“Passover is a hard holiday,” my mother has always said. And also: “It’s Passover, you have to suffer a little.”
When you’re a vegan who observes the already formidable food restrictions of Passover, you suffer more than a little. Particularly if your cooking skills are very limited. My only saving grace is my wonderful wife who humors me and is a wiz with a grocery list.
During the week of Passover, we are not permitted to eat any hametz (leavened bread or any other product that contains or may contain leavening) or kitniyot (leguminous vegetables and most grains). This is how it pans out: No hametz means no bread, cake, muffins, bagels, cookies, pizza dough, pasta, mustard, grain-based alcohol or vinegar. No kitniyot means no beans, peas, corn, peanuts or peanut butter, rice, quinoa or oats. In other words, most commercial products that come in a can, box, bag or jar are out. For one thing, almost everything contains corn syrup or corn starch or vinegar these days. That crosses off most items you would find on a supermarket shelf, including soda pop, tomato sauce, soup, pickles, olives, salad dressings, jelly, candy, pretzels, yogurt, ice cream — you name it.
One coping mechanism that is tried and true among observant Jews is the purchase of specially made Passover products that don’t include any forbidden ingredients. There are Passover cookies and cakes, Passover ice cream, Passover jam, Passover pickles and olives, Passover ketchup, Passover mayonnaise and on and on. I used to buy these things with alacrity, and at premium prices too, back when I lived in the New York City metropolitan area. But just try finding this stuff in a rural area of the western United States. You can’t! Some compensate by making the sixteen hour round trip to Los Angeles to pick up Passover specialties. Others order Passover items online and have them shipped to their homes. However, these tactics are out for me at present due to unemployment and its attendant budgetary restrictions.
Baked eggplant with mushrooms, onions and tomatoes.
So what exactly do we eat during the eight days of Passover? In Hebrew, Passover is known as hag ha’matzot, the festival of matzo, but man does not live by this dry, crispy cracker alone. Traditionally, we eat meat, fish, dairy products, vegetables and fruit, purchasing these items fresh and avoiding canned and prepared products that may have impermissible additives. As a vegan, however, the first three items are crossed off that list, leaving me with vegetables and fruit.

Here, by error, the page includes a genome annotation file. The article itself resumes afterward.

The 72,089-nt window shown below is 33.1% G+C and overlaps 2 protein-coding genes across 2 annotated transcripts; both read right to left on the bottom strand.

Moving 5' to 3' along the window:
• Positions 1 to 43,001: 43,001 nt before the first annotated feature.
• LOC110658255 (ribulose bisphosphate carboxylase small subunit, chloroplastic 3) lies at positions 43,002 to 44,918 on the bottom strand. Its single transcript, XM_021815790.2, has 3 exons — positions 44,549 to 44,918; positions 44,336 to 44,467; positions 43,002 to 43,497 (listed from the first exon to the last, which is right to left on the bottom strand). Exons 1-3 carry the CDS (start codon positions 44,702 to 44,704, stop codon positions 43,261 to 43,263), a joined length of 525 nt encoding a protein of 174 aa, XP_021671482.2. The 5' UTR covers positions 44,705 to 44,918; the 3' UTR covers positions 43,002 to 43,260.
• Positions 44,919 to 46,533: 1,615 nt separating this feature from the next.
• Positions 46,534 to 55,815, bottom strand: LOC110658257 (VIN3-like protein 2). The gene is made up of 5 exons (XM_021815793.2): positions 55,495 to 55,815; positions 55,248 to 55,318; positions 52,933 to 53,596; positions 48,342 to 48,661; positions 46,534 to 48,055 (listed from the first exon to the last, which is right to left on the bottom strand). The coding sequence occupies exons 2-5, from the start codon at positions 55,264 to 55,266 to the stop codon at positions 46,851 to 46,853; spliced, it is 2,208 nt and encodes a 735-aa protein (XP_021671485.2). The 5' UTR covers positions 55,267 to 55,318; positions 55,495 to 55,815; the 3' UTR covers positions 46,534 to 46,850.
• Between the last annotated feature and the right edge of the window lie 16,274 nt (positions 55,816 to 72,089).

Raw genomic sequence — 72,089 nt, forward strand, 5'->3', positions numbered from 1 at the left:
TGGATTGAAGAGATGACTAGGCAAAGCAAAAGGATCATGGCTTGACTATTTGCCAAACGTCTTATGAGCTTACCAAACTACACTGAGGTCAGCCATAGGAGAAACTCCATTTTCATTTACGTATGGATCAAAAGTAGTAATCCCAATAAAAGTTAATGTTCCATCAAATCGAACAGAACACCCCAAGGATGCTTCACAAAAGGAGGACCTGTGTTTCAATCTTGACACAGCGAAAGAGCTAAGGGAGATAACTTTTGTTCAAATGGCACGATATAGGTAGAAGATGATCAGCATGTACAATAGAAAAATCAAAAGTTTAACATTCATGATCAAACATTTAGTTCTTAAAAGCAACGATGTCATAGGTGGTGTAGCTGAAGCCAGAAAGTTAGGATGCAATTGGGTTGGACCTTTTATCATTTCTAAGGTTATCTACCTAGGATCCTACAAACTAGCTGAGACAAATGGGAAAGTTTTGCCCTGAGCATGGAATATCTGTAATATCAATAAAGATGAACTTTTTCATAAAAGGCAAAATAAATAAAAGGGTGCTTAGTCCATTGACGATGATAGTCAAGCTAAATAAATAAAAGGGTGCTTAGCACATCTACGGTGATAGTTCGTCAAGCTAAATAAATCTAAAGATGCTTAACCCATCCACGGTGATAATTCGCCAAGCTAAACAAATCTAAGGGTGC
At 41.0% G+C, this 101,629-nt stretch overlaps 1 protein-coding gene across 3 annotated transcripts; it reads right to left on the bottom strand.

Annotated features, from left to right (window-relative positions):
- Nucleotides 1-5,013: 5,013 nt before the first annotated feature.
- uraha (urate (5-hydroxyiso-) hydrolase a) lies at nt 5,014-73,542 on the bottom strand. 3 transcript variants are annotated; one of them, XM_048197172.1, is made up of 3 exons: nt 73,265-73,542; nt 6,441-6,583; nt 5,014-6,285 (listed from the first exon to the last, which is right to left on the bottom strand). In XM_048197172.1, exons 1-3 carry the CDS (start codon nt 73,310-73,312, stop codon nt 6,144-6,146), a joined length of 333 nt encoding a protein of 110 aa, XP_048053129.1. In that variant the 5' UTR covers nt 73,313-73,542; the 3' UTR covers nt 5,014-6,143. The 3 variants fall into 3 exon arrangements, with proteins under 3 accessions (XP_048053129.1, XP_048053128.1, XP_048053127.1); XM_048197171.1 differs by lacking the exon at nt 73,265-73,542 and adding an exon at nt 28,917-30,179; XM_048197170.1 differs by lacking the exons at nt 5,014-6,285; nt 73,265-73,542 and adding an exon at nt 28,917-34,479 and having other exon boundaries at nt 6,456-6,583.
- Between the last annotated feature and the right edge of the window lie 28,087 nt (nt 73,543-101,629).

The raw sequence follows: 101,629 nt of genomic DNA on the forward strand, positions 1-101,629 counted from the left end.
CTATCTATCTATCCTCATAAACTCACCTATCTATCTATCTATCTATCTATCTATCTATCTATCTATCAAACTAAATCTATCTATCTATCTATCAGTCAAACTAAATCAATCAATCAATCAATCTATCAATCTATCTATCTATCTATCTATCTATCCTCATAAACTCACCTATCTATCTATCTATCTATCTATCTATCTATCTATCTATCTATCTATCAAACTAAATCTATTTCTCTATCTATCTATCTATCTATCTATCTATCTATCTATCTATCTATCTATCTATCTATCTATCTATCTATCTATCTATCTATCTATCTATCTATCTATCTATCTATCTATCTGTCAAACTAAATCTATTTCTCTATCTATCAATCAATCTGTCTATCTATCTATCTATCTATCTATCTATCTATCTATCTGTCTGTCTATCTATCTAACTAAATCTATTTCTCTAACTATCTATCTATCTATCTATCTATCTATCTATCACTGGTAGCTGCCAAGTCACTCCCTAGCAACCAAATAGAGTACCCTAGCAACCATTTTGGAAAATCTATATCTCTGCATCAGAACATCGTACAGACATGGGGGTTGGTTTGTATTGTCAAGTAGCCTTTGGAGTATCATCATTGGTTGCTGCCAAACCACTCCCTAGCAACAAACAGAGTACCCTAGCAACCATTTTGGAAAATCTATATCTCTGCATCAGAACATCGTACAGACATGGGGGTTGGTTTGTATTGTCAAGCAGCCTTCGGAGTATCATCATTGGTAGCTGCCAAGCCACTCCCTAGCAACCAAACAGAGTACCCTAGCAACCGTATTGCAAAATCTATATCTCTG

The most difficult part of observing Passover for a vegan is that soybeans are considered kitniyot and hence, no soy products are allowed. As I do little cooking beyond what I can throw in the microwave, this restriction eliminates most sources of protein from my diet. Veggie burgers, veggie hot dogs, tofu, soy milk, hummus, nondairy “cheese,” nondairy margarine — all go right out the window. My other primary source of protein is beans, lovely chick peas, black beans, pintos, white northern beans. All of these are legumes and hence prohibited. Even my old standby, the peanut butter and jelly sandwich, is forbidden.
So what’s a vegan to do for protein during Passover? Some cope by ignoring the kitniyot restriction and eating soy products, justifying this on the grounds that Sephardic Jews (those whose ancestors hail from Spain) traditionally do so. This is fine (I suppose) if you happen to be Sephardic. If, like me, however, you’re of eastern European heritage and definitely not Sephardic, this justification for eating soy during Passover is really nothing but a bit of self-delusional folly for one’s own convenience. And yet, there are plenty who play “let’s pretend” and do just that. I think this is a bit like me pretending to be a Christian so that I can indulge in the Easter ham. It makes no sense whatsoever.
Those of us who wish to be honest are left to eke out whatever protein we can find in non-leguminous vegetables. Some say that spinach is an excellent source of protein, while others dispute this assertion. This article claims that spinach contains 13 grams of protein per serving, while this article claims that it contains only one gram of protein. Broccoli, cauliflower, asparagus and even potatoes also contain some protein, although nothing like what you get from beans.
Carrots and yams, Vitamin A à l’orange
The answer for a vegan who observes Passover is that you do the best you can. I double down on spinach, broccoli and potatoes, along with my usual salad greens and fruit. I eat lots of orange stuff, like yams and carrots, to get plenty of Vitamin A. Dry matzo is made more palatable by spreading guacamole on it.
However, with avocadoes going for 88 cents apiece around here, I’m glad that Passover is only eight days long. And that Tuesday at sundown it will be just a memory.
That is, until next April rolls around.